To hear the story about Microsoft’s fortunes from apologists is different than digging into the company’s numbers. On the surface, Microsoft is doing well, Windows and Office are still cash cows, the Surface line of notebooks and hybrids get rave reviews from Windows apologists, and there might be money to be made in cloud services.
I see death lurking around Microsoft in a number of locations. Surface sales have been dropping for the past year, thanks to the post-PC era heralded by the iPhone. PCs just aren’t what they used to be, and the attempt to turn a notebook into a tablet hasn’t staved off the inevitable. Microsoft is dying. Or, at least, very ill here and there.
Here’s a good example.
A few years ago, before Microsoft mostly abandoned Windows on the phone, the company sold 36,000 Nokia phones running Windows to the New York Police Department. Whoever made the decision to go with Microsoft vs. Samsung or Apple’s iPhone made a huge mistake that will cost taxpayers even more money as the department switches to iPhones.
Apple upgrades each iOS device– iPhones and iPad– a number of times each year, and every year, like clock work, a new iOS version hits the streets and is compatible with devices as much as five years old. Consider the NYPD’s Nokia phones cannot be fully upgraded and are aging technology at best, and you can see why an iPhone’s TOC– total cost of ownership– over a longer life cycle starts to look inviting.
Microsoft apologist Mary Jo Foley:
Microsoft has been working to get out of the phone business for the past couple of years. The company is not currently manufacturing any new Windows Phones. And Windows Phones that are still being used won’t get the Windows 10 Fall Creators Update coming out later this year.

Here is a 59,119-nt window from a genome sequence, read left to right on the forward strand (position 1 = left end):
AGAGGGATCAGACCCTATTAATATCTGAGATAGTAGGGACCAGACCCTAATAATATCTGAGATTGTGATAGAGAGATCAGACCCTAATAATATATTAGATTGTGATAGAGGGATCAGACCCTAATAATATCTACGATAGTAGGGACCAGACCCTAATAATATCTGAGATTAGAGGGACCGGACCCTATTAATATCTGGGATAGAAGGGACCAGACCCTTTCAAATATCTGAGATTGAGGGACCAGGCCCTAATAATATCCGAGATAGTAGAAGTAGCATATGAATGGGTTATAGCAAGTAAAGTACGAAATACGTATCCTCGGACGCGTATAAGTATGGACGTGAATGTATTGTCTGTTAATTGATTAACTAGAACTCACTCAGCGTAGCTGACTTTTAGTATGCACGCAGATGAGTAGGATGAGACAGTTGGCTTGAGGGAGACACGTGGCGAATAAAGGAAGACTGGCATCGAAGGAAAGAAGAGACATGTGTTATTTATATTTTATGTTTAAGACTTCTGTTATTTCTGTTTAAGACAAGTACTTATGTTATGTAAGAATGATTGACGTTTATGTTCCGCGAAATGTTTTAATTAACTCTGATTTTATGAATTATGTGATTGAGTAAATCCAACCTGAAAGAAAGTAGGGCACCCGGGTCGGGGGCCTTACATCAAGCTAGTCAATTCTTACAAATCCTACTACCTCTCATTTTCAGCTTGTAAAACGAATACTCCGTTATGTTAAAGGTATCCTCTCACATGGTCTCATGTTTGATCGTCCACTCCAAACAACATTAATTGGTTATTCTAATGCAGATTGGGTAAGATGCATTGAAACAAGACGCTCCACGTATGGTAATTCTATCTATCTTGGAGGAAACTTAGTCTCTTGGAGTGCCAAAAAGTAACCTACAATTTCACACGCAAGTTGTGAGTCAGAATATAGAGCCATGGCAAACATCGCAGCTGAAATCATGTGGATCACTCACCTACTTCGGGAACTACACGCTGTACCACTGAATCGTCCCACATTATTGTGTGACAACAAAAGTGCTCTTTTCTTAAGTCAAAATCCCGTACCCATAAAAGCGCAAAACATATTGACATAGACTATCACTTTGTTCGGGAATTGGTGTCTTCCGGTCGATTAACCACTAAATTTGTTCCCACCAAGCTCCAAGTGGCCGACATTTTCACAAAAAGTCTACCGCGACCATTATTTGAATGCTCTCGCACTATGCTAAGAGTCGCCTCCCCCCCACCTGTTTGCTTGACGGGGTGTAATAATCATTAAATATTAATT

Instead, those older phones will get an updated called Feature 2 which Foley says is a dead-end branch of Windows 10 Mobile.
While the Surface line of hybrid notebook-tablets is dying on the vine, it appears that Windows phones, by whatever name Microsoft uses, is all but dead.
If businesses don’t find Microsoft’s mobile productivity, security and management capabilities interesting enough, is there any point in the company trying yet again to infiltrate the mobile-phone market?
Probably not. And Google’s inability to get Android updates onto any but the most expensive Android smartphones helps to explain why the iPhone rules in the enterprise.
It was already increasingly hard to make a case that Microsoft would be able to find the exact moment to try to make a comeback in mobile, beyond trying to strengthen its slowly dwindling PC/tablet stronghold. It’s growing increasingly tougher to see what Microsoft could bring to the party to entice businesses to give up their iPhones and Android phones.
After the NYPD debacle, why would any enterprise trust Microsoft with death lurking here and there in the company’s messy product and services line?